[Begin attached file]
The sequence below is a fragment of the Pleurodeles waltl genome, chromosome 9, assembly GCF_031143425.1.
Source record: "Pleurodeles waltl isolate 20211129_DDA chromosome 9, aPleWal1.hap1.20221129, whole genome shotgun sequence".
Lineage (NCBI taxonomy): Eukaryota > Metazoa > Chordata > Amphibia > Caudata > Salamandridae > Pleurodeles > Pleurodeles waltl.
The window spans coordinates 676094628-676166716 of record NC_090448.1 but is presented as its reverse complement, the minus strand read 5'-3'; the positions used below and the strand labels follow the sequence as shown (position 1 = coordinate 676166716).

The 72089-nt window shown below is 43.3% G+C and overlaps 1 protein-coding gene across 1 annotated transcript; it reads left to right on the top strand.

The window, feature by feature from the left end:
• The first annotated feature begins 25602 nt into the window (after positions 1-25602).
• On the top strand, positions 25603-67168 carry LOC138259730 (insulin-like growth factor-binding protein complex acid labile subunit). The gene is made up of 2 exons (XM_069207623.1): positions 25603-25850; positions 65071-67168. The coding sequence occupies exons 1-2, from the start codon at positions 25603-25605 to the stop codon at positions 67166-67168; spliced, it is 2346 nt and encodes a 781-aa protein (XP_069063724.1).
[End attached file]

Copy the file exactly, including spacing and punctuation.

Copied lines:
The sequence below is a fragment of the Pleurodeles waltl genome, chromosome 9, assembly GCF_031143425.1.
Source record: "Pleurodeles waltl isolate 20211129_DDA chromosome 9, aPleWal1.hap1.20221129, whole genome shotgun sequence".
Lineage (NCBI taxonomy): Eukaryota > Metazoa > Chordata > Amphibia > Caudata > Salamandridae > Pleurodeles > Pleurodeles waltl.
The window spans coordinates 676094628-676166716 of record NC_090448.1 but is presented as its reverse complement, the minus strand read 5'-3'; the positions used below and the strand labels follow the sequence as shown (position 1 = coordinate 676166716).

The 72089-nt window shown below is 43.3% G+C and overlaps 1 protein-coding gene across 1 annotated transcript; it reads left to right on the top strand.

The window, feature by feature from the left end:
• The first annotated feature begins 25602 nt into the window (after positions 1-25602).
• On the top strand, positions 25603-67168 carry LOC138259730 (insulin-like growth factor-binding protein complex acid labile subunit). The gene is made up of 2 exons (XM_069207623.1): positions 25603-25850; positions 65071-67168. The coding sequence occupies exons 1-2, from the start codon at positions 25603-25605 to the stop codon at positions 67166-67168; spliced, it is 2346 nt and encodes a 781-aa protein (XP_069063724.1).